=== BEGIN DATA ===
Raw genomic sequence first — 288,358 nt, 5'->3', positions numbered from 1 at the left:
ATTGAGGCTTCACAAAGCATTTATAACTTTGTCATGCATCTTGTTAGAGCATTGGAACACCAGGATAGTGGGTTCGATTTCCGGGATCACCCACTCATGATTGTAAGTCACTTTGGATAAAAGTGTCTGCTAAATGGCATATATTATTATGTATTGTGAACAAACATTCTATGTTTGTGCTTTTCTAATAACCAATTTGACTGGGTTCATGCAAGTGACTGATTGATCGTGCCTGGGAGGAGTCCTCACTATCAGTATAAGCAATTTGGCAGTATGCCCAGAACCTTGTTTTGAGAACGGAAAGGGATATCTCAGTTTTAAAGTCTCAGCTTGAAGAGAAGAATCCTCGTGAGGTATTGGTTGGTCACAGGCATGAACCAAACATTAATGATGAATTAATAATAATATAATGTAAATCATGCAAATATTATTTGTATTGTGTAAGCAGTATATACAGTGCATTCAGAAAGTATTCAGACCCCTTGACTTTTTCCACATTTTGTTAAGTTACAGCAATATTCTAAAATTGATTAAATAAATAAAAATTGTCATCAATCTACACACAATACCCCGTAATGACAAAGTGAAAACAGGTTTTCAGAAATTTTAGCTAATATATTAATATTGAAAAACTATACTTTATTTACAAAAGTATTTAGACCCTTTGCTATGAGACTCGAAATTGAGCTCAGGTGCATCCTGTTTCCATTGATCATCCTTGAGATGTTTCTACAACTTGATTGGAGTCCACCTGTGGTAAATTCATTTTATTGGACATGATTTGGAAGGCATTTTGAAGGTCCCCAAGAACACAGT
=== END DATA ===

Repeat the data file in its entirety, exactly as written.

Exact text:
Raw genomic sequence first — 288,358 nt, 5'->3', positions numbered from 1 at the left:
ATTGAGGCTTCACAAAGCATTTATAACTTTGTCATGCATCTTGTTAGAGCATTGGAACACCAGGATAGTGGGTTCGATTTCCGGGATCACCCACTCATGATTGTAAGTCACTTTGGATAAAAGTGTCTGCTAAATGGCATATATTATTATGTATTGTGAACAAACATTCTATGTTTGTGCTTTTCTAATAACCAATTTGACTGGGTTCATGCAAGTGACTGATTGATCGTGCCTGGGAGGAGTCCTCACTATCAGTATAAGCAATTTGGCAGTATGCCCAGAACCTTGTTTTGAGAACGGAAAGGGATATCTCAGTTTTAAAGTCTCAGCTTGAAGAGAAGAATCCTCGTGAGGTATTGGTTGGTCACAGGCATGAACCAAACATTAATGATGAATTAATAATAATATAATGTAAATCATGCAAATATTATTTGTATTGTGTAAGCAGTATATACAGTGCATTCAGAAAGTATTCAGACCCCTTGACTTTTTCCACATTTTGTTAAGTTACAGCAATATTCTAAAATTGATTAAATAAATAAAAATTGTCATCAATCTACACACAATACCCCGTAATGACAAAGTGAAAACAGGTTTTCAGAAATTTTAGCTAATATATTAATATTGAAAAACTATACTTTATTTACAAAAGTATTTAGACCCTTTGCTATGAGACTCGAAATTGAGCTCAGGTGCATCCTGTTTCCATTGATCATCCTTGAGATGTTTCTACAACTTGATTGGAGTCCACCTGTGGTAAATTCATTTTATTGGACATGATTTGGAAGGCATTTTGAAGGTCCCCAAGAACACAGT